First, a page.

Prestigious National Awards for Local Farmers

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Two Staffordshire farmers have proved that an attention to detail when growing crops pays off as they are named as winners in the national Yield Enhancement Network Competition.

John Billington of Adbaston Hall, near Newport won a Bronze award for his 5.9t/ha yield of oilseed rape. Whilst Mark Swift of Red House Farm, High-Onn near Stafford won the best potential yield for his crop of winter wheat achieving 64% of the 15.8t/ha potential.

The Yield Enhancement Network (YEN) connects agricultural organisations and farmers who are striving to improve crop yields. Entrants to the competition can compare their yield against other entrants, in terms of both the proportion of yield potential achieved and the total tonnes/ha, as well as their yield against a potential yield based on long term average weather data.

Both growers put down the success of their entries to an attention to detail at establishment and keeping their crops healthy and green for as long as possible throughout the very dry 2018 growing season.

John Billington is a progressive farmer who adopts the philosophy ‘if you don’t experiment and try something new then you will not move forward ‘and therefore was very interested in the YEN competition.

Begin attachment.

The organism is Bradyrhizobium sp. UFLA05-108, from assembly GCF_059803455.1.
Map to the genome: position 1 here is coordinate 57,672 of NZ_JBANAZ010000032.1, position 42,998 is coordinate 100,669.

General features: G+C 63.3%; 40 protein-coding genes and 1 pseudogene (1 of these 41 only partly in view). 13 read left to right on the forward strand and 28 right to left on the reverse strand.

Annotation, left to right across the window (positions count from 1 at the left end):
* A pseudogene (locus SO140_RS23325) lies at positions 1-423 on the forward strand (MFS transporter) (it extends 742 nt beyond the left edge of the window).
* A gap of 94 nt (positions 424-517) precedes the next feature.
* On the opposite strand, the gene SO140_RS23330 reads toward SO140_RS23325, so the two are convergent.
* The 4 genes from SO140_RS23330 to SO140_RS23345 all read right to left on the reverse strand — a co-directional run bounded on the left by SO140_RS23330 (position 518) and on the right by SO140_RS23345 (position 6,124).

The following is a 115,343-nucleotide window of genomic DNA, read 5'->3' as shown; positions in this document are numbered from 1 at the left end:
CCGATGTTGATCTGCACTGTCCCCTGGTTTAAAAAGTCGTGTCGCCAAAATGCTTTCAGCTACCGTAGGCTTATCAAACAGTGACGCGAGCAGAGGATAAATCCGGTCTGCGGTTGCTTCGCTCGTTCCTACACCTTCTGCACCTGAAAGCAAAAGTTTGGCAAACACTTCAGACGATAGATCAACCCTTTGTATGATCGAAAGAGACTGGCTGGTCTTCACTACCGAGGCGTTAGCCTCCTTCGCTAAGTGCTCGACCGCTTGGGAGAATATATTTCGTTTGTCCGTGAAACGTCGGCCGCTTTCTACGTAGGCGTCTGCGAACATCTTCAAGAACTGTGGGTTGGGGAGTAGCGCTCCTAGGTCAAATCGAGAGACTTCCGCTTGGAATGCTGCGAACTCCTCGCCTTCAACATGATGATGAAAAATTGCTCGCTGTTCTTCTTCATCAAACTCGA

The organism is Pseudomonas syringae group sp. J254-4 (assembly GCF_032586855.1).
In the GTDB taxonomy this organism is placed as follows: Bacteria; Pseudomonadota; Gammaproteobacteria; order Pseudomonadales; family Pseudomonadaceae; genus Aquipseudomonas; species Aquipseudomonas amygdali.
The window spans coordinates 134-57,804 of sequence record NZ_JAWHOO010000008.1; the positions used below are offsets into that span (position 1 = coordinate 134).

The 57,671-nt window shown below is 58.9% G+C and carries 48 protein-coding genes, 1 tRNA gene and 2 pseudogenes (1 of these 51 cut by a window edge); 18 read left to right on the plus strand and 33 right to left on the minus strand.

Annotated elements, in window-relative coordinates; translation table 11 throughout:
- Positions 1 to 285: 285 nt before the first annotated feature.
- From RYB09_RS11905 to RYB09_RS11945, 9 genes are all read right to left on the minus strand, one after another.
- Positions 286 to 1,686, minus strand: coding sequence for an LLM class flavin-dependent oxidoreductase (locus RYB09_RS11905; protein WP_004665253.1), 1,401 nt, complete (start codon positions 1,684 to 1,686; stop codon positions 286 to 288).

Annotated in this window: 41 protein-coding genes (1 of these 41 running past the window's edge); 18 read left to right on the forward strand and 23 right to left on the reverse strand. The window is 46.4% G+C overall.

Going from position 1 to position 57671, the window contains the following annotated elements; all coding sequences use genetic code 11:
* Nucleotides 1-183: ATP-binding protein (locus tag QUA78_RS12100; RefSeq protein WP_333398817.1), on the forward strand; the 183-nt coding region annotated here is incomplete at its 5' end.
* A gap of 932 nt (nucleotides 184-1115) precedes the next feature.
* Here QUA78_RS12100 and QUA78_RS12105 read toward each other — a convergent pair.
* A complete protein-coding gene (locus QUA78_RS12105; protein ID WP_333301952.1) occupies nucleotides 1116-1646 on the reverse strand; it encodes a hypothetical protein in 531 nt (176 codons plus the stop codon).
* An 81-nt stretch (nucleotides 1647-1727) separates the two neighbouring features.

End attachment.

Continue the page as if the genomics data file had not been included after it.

Working closely with his agronomist Mark Orton of Hutchinsons, Mr Billington puts down his successful oilseed rape crop yield to focussing on establishment conditions.

“Get it right at the start and the crop can get those roots right down – this is what we concentrated on achieving and it put the crop in a good position for us to push it for yield through a measured and accurate nutrition programme,” he says.

Mark Orton explains that this was achieved by closely analysing nutrient levels in the plant by tissue analysis throughout the season which resulted in feeding it additional sulphur, magnesium and molybdenum.

“The crop also had a specific growth regulator for better canopy regulation. “

“For next years competition we will focus more on the gross margin of the crop which means really pushing those yields; there is some recent interesting work on late nitrogen timing and multiple applications, that is worth experimenting with for next year,” says Mark.

Mark Smith of Red House Farm, near Stafford, won the yield potential category of the YEN for achieving 64% of the total yield potential possible for his crop of winter wheat.

His agronomist Jason Dymock of Hutchinsons puts this down to keeping the crop greener for longer in what was a very dry summer when many wheat crops died off early, which had a detrimental impact on final yields.

“We applied early nitrogen which got the crop tillering, the crop also received good levels of phosphite and well targeted plant growth regulation, which meant that it held onto the tillers developing into ears and ultimately yield.”

“Looking ahead to next year, our focus will continue to be on keeping the canopy green for as long as possible and to do this we will look more closely at regular tissue sampling and use more foliar trace elements and biostimulants to address any nutritional shortfalls.”

“Winning these awards in a very competitive national competition is an outstanding achievement. YEN has inspired us to be better and more focussed at what we do. If it makes us better farmers and means we improve crop productivity then it’s a win-win situation for all,” concludes Mark Orton.

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